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  • Erwina Ziomkowska

Funny games, interview for BWA in Katowice, Poland/ part two

Updated: Apr 22, 2021

Marta Lisok: The monotonous process of piercing entails the obsessive repetition of one activity. Is the end result important to you?


Erwina Ziomkowska: The process of creating works is a kind of long-term contract, where nothing is fully defined, neither the time nor the effects. Due to the fact that I like total activities, i.e. activities that engage me completely, I undertook a difficult task, because it requires sacrifice, with no guarantee of results. The process was normal, as long as I was able to abandon holistic thinking in favor of the action itself (in the sense here-now), everything was going great at these moments. Leaning over the paper as wide as a room, I tried to focus only on the small fragment of white that landed in front of my eyes. And it started ... One day of such work, in fact, meant the moment when it is possible to regain awareness of your own body. Which was due to the simple fact that after a few hours of monotonous operation, it is simply impossible not to know that you have them. Legs go numb and hands and back hurt at first unbearable. The body, however, has amazing adaptive mechanisms, so after a while, you can move beyond suffering without feeling it so badly.

With such difficulties, it is rewarding to get even the smallest fragment that you pass. However, after a few hours, when you get up and see that the enormity of the struggle and effort is just a meaningless point in the overall picture, it begins to doubt. The longer I worked on the paper, the panic and anxiety grew stronger, and at some point, a protective barrier appears that tells me to stop, but then it is impossible to stop. So it begins to maneuver on the verge of mental stability. Initially cleansing and calming work, it turns into the area of ​​extreme experiences. Exceeding the breaking point of the paper is also of great importance. By participating in the disintegration process, something that you stare at every day for a few months on average for 12 hours can accidentally fall victim to your own obsession. At least it made me such a hole in my head, a devastating gap that changes something in the process of perception. The moment reality becomes blurred, playing art becomes dangerous.



Marta Lisok: Is creating "rolls" a therapeutic process for you?


Erwina Ziomkowska: Working on rolls is a difficult, specific activity, containing a certain bipolarity. This ambivalence makes you go through a process of self-initiation. Such a mix of extreme states, from the actual silencing of all that shit in your head and around, to the state of fatigue and helplessness, when helplessness catches you, to reluctance. Approaching the creation in a radically intense way, at some point you realize that there will be no turning back, the machine has started and the door is closed.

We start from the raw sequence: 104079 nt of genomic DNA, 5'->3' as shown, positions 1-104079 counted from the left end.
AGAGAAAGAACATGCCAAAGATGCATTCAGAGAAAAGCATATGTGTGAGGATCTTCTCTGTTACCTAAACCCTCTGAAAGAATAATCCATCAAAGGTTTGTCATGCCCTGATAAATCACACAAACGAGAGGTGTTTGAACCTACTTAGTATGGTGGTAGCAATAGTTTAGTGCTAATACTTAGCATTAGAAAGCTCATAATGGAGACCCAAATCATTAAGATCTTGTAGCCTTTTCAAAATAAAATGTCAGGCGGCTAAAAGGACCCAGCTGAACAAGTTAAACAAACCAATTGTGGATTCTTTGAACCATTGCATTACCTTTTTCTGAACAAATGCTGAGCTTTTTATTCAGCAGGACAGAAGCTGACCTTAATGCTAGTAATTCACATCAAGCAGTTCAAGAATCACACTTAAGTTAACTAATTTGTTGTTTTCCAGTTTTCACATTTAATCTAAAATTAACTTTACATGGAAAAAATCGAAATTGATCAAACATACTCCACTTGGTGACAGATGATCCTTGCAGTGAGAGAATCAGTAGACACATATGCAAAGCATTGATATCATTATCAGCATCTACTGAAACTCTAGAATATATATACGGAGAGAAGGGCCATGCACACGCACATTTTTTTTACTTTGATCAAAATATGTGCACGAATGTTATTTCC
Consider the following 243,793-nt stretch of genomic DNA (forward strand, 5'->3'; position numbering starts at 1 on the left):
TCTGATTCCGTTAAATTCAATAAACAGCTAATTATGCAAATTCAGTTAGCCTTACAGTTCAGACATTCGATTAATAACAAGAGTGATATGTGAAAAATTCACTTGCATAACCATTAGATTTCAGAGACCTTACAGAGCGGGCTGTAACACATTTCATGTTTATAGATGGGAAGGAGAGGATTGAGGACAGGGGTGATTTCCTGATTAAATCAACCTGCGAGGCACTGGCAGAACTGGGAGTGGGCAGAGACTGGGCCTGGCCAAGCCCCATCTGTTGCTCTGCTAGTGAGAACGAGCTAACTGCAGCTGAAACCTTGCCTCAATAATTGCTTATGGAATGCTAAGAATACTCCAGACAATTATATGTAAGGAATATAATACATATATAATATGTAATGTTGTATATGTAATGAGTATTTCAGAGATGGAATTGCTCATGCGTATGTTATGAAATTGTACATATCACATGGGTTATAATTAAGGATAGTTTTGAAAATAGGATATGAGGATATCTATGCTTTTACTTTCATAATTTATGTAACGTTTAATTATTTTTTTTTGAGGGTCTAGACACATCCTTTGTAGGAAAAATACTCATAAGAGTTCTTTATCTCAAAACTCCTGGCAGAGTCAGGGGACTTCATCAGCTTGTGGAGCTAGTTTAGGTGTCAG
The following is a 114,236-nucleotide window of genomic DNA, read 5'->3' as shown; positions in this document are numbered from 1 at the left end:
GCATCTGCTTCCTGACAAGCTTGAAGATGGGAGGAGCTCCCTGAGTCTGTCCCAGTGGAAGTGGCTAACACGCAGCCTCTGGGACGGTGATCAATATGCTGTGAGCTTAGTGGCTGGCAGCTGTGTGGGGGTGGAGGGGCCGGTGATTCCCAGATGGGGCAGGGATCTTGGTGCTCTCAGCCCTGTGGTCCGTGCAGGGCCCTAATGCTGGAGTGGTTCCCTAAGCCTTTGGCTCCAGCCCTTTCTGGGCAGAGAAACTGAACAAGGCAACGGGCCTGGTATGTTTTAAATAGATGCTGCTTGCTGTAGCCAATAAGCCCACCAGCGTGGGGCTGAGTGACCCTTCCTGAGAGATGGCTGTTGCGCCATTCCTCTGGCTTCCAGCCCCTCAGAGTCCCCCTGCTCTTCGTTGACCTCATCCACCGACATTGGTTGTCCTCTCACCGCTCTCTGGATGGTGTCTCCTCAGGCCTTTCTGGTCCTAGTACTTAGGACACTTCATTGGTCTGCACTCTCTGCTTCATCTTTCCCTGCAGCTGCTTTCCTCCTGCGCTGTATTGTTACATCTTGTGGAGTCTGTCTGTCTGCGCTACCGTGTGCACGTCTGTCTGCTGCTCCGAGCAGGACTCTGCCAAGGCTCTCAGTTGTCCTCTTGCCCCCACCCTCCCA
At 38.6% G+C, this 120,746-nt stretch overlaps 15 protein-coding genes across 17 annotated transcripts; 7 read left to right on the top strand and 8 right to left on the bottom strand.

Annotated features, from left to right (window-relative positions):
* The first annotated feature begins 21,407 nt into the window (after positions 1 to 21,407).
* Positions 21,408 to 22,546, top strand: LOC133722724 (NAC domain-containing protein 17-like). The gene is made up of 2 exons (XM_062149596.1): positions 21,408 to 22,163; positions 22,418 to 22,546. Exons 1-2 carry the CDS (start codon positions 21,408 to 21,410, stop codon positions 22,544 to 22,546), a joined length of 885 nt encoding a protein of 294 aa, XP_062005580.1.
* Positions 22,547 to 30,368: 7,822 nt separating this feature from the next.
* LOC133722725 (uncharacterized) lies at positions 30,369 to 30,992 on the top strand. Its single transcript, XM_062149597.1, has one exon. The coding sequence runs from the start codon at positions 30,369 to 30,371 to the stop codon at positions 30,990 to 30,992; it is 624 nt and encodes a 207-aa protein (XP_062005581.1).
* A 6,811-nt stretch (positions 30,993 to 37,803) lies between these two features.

Marta Lisok: How are your works received? Do the rolls force you to touch?


Erwina Ziomkowska: With extremely extreme reactions. Overall, it is quite an interesting experience for me when something so hermetic, difficult to perceive, quiet and actually unattractive causes some reactions, not to mention controversy. Their lively reception is something that still puzzles and shocks me. When they were created, I wondered if I would ever show them in public at all. Quite important is the fact that the strength of their influence is closely related to the awareness of the way in which they are formed. Under the influence of information, their perception changes radically, provoking new levels of understanding. Without a theoretical explanation, they limit the viewer only to aesthetic associations, an not fully defined object.


Marta Lisok: Are they a starting point for further activities, experiments with form and rehearsals? Are you going to continue this idea?


Erwina Ziomkowska: I am constantly accompanied by the need to tell stories that are not entirely unambiguous, dusty, a bit hermetic.

I am currently working on something that is kind of a continuation of the topic, but one that focuses much more on the ideas of absurdity. When it comes to continuing the puncture, in the sense of visual duplication, it is unlikely to happen, but the whole layer of indirect meanings, such as repetition, simplicity of a gesture or transformation, are still my obsession.

Overall, I have the impression that in a sense I am constantly telling the same story, and what is changing is just the approach and imagery that grows with me.

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